Falling commodity prices and oversupply as well as capital expenditure blowouts have been causing concern for many producers of battery minerals including cobalt, lithium and graphite.
In the wake of weak production and earnings results from Glencore PLC for the first half, Credit Suisse on Aug. 2 reduced its target price on the stock to 390 British pence from 420 pence while removing a premium the analysts had applied to the company's net present value. The Credit Suisse team also flagged production guidance cuts and a negative earnings revision by the company.
Meanwhile, Bernstein Research cited low commodity prices and operational issues in central Africa and said in an Aug. 7 note that the mining major's half-year results did not materially change its outlook, maintaining an "outperform" rating with a target price of 500 pence.
Research and consultancy firm Roskill on Aug. 1 noted tumbling cobalt prices and payables as strains on producers of the battery metal. Glencore booked US$350 million in noncash cobalt losses in its half-year report and subsequently outlined plans to place the Mutanda copper-cobalt mine in the Democratic Republic of the Congo on care and maintenance at the end of the year.
Following the initial stages of a review, Glencore's 86%-owned subsidiary, Katanga Mining Ltd., dropped full-year cobalt production guidance to 14,000 tonnes from 26,000 tonnes, with copper output expected to decrease to 235,000 tonnes from 285,000 tonnes.
Benchmark Mineral Intelligence said in its July 2019 cobalt report that a supply glut in the cobalt market, previously estimated at more than 7,000 tonnes, will be cut to negligible levels amid the "drastic" reduction from Katanga Mining's original 2019 production guidance of 34,000 tonnes.
Project capital expenditure blowouts have become a common theme in the lithium sector, Roskill said in an Aug. 5 note. In February, Nemaska Lithium Inc. said it needed an additional C$375 million to finish building its Whabouchi mine and associated Shawinigan lithium hydroxide plant in Quebec.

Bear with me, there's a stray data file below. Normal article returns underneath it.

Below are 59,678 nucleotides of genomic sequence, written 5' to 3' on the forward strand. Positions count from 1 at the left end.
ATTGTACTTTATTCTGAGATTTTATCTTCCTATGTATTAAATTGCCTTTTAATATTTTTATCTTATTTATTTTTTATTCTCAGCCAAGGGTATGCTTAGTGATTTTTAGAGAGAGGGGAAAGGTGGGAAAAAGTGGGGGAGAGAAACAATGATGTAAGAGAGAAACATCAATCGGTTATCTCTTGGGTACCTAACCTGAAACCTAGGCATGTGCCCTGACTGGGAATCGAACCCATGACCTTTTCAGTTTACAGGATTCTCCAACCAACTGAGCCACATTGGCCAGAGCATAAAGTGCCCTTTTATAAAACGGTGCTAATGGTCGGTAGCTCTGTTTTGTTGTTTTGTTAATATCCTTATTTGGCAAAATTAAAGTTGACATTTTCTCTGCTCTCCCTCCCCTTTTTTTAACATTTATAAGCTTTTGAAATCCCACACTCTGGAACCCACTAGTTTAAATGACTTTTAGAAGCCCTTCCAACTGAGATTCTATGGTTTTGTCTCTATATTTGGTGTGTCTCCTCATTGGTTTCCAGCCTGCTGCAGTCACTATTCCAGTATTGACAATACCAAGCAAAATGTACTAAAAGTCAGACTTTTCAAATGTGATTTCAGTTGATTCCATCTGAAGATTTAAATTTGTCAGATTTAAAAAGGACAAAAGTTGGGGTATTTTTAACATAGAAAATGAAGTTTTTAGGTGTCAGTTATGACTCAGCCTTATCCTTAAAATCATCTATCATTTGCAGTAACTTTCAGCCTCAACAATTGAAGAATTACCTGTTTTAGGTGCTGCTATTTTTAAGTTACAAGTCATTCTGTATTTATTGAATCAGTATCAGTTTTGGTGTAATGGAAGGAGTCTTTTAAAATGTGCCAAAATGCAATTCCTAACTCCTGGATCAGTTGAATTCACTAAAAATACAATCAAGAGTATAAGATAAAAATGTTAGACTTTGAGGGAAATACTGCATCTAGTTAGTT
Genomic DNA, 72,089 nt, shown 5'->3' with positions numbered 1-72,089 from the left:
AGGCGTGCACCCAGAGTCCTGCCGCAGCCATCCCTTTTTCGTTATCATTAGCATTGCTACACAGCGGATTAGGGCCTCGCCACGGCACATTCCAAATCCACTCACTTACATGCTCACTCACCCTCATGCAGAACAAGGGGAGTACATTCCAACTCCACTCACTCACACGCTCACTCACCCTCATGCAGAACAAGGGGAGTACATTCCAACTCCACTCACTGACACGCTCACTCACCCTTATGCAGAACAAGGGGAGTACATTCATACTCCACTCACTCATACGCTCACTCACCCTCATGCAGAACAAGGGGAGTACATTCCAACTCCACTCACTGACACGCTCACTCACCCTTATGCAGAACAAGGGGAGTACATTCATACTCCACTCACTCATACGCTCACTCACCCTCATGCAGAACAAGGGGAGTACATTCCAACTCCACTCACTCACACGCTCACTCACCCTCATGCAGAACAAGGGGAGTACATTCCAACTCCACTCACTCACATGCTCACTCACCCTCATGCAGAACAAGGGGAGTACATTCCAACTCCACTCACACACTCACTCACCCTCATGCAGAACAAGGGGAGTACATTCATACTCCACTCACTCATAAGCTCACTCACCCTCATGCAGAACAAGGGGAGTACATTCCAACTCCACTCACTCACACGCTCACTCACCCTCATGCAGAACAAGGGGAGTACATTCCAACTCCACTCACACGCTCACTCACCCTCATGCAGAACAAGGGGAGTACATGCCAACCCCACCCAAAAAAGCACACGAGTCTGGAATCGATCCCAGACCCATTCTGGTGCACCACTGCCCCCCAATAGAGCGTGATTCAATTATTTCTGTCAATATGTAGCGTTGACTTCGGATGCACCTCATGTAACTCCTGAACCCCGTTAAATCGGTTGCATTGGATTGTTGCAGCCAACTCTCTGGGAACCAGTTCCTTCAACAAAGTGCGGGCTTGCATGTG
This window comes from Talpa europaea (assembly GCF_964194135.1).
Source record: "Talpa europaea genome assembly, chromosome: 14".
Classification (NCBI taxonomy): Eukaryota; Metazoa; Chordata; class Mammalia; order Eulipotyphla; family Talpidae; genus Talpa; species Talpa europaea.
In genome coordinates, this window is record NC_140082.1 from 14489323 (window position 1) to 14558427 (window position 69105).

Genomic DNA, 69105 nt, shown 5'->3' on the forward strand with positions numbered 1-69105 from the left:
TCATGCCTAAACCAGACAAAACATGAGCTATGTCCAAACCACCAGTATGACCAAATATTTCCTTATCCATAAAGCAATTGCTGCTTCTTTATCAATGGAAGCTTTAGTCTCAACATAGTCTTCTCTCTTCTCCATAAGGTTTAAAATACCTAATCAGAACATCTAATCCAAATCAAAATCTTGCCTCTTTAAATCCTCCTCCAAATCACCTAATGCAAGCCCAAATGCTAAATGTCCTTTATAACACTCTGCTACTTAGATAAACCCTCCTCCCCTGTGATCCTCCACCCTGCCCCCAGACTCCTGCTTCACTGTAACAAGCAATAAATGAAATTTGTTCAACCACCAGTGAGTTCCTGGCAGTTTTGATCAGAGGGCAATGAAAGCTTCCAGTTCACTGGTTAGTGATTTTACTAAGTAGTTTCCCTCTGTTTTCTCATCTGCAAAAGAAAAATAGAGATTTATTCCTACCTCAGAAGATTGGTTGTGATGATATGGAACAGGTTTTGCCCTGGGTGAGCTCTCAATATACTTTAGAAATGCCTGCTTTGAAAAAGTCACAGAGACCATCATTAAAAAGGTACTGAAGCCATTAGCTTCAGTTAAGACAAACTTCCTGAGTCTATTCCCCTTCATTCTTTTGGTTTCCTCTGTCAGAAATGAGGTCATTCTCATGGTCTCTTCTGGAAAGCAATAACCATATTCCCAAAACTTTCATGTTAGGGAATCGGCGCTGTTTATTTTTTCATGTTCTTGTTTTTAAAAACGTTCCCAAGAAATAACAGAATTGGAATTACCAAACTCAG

Roskill said the trend is no surprise considering the processing design complexity involved in producing battery-grade lithium carbonate or hydroxide, the unique characteristics of each development, and a general lack of experience in lithium project development across the industry.
Roskill also flagged technical risk associated with using proprietary processing technology, with the potential for hidden costs resulting from additional engineering studies and construction, such as at the Nemaska operation. Roskill said developing and operating a pilot plant prior to securing financing and construction may prove valuable.
Syrah Resources' plans to increase graphite volumes in second half may cause supply glut
Benchmark Mineral Intelligence warned of a potential graphite supply glut and increasing price pressure, noting Australia-listed Syrah Resources Ltd.'s plans to increase graphite volumes in the second half and decreased industrial demand.
Graphite prices held steady throughout July amid marginal price increases for large-flake graphite grades from China and a slowdown in industrial demand, Benchmark said in its July graphite report.
Syrah Resources bumped up sales volumes from its Balama mine in Mozambique during the second quarter as the mine continued to ramp up and low pricing helped it compete in the Chinese export market. In June, Syrah Resources outlined plans to raise A$111.6 million to provide flexibility in the ongoing ramp-up at Balama.
Chinese flake graphite producers held back from decreasing prices to match counterpart production from the African nation, which Benchmark partly attributed to increased production costs resulting from higher labor and mining costs as well as increased stringency in environmental regulations.